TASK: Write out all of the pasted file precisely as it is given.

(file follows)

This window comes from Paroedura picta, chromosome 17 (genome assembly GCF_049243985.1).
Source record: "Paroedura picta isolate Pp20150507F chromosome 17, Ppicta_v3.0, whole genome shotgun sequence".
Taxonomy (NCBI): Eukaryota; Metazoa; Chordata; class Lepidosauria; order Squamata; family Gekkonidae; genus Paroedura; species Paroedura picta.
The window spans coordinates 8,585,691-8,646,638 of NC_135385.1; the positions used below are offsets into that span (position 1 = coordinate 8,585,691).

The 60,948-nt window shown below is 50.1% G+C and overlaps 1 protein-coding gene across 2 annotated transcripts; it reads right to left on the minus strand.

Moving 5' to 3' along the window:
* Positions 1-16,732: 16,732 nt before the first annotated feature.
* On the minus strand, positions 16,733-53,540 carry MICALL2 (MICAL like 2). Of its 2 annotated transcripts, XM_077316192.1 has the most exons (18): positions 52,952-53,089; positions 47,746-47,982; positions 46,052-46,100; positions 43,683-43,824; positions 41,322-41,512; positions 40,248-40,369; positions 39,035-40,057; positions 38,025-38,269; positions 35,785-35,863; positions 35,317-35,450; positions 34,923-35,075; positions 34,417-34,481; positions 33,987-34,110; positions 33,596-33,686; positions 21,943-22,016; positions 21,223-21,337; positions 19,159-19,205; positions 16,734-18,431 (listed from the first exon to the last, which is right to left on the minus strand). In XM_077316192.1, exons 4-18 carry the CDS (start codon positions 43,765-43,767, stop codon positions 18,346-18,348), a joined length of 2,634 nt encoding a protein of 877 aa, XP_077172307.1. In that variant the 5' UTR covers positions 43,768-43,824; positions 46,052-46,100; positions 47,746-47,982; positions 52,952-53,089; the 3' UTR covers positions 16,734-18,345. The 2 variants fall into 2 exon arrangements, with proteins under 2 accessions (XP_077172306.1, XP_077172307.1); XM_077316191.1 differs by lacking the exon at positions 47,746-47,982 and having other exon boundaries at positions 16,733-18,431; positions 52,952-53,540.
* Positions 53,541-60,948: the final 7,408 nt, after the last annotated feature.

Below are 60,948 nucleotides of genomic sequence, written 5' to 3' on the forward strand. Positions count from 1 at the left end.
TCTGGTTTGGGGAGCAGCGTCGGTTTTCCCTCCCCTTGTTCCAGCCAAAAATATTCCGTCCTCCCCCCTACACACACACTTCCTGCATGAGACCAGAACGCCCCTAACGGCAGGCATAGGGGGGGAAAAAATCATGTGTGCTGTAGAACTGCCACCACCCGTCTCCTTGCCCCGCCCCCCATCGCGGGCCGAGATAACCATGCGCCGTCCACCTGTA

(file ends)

This window comes from Paroedura picta, chromosome 17 (genome assembly GCF_049243985.1).
Source record: "Paroedura picta isolate Pp20150507F chromosome 17, Ppicta_v3.0, whole genome shotgun sequence".
Taxonomy (NCBI): Eukaryota; Metazoa; Chordata; class Lepidosauria; order Squamata; family Gekkonidae; genus Paroedura; species Paroedura picta.
The window spans coordinates 8,585,691-8,646,638 of NC_135385.1; the positions used below are offsets into that span (position 1 = coordinate 8,585,691).

The 60,948-nt window shown below is 50.1% G+C and overlaps 1 protein-coding gene across 2 annotated transcripts; it reads right to left on the minus strand.

Moving 5' to 3' along the window:
* Positions 1-16,732: 16,732 nt before the first annotated feature.
* On the minus strand, positions 16,733-53,540 carry MICALL2 (MICAL like 2). Of its 2 annotated transcripts, XM_077316192.1 has the most exons (18): positions 52,952-53,089; positions 47,746-47,982; positions 46,052-46,100; positions 43,683-43,824; positions 41,322-41,512; positions 40,248-40,369; positions 39,035-40,057; positions 38,025-38,269; positions 35,785-35,863; positions 35,317-35,450; positions 34,923-35,075; positions 34,417-34,481; positions 33,987-34,110; positions 33,596-33,686; positions 21,943-22,016; positions 21,223-21,337; positions 19,159-19,205; positions 16,734-18,431 (listed from the first exon to the last, which is right to left on the minus strand). In XM_077316192.1, exons 4-18 carry the CDS (start codon positions 43,765-43,767, stop codon positions 18,346-18,348), a joined length of 2,634 nt encoding a protein of 877 aa, XP_077172307.1. In that variant the 5' UTR covers positions 43,768-43,824; positions 46,052-46,100; positions 47,746-47,982; positions 52,952-53,089; the 3' UTR covers positions 16,734-18,345. The 2 variants fall into 2 exon arrangements, with proteins under 2 accessions (XP_077172306.1, XP_077172307.1); XM_077316191.1 differs by lacking the exon at positions 47,746-47,982 and having other exon boundaries at positions 16,733-18,431; positions 52,952-53,540.
* Positions 53,541-60,948: the final 7,408 nt, after the last annotated feature.

Below are 60,948 nucleotides of genomic sequence, written 5' to 3' on the forward strand. Positions count from 1 at the left end.
TCTGGTTTGGGGAGCAGCGTCGGTTTTCCCTCCCCTTGTTCCAGCCAAAAATATTCCGTCCTCCCCCCTACACACACACTTCCTGCATGAGACCAGAACGCCCCTAACGGCAGGCATAGGGGGGGAAAAAATCATGTGTGCTGTAGAACTGCCACCACCCGTCTCCTTGCCCCGCCCCCCATCGCGGGCCGAGATAACCATGCGCCGTCCACCTGTA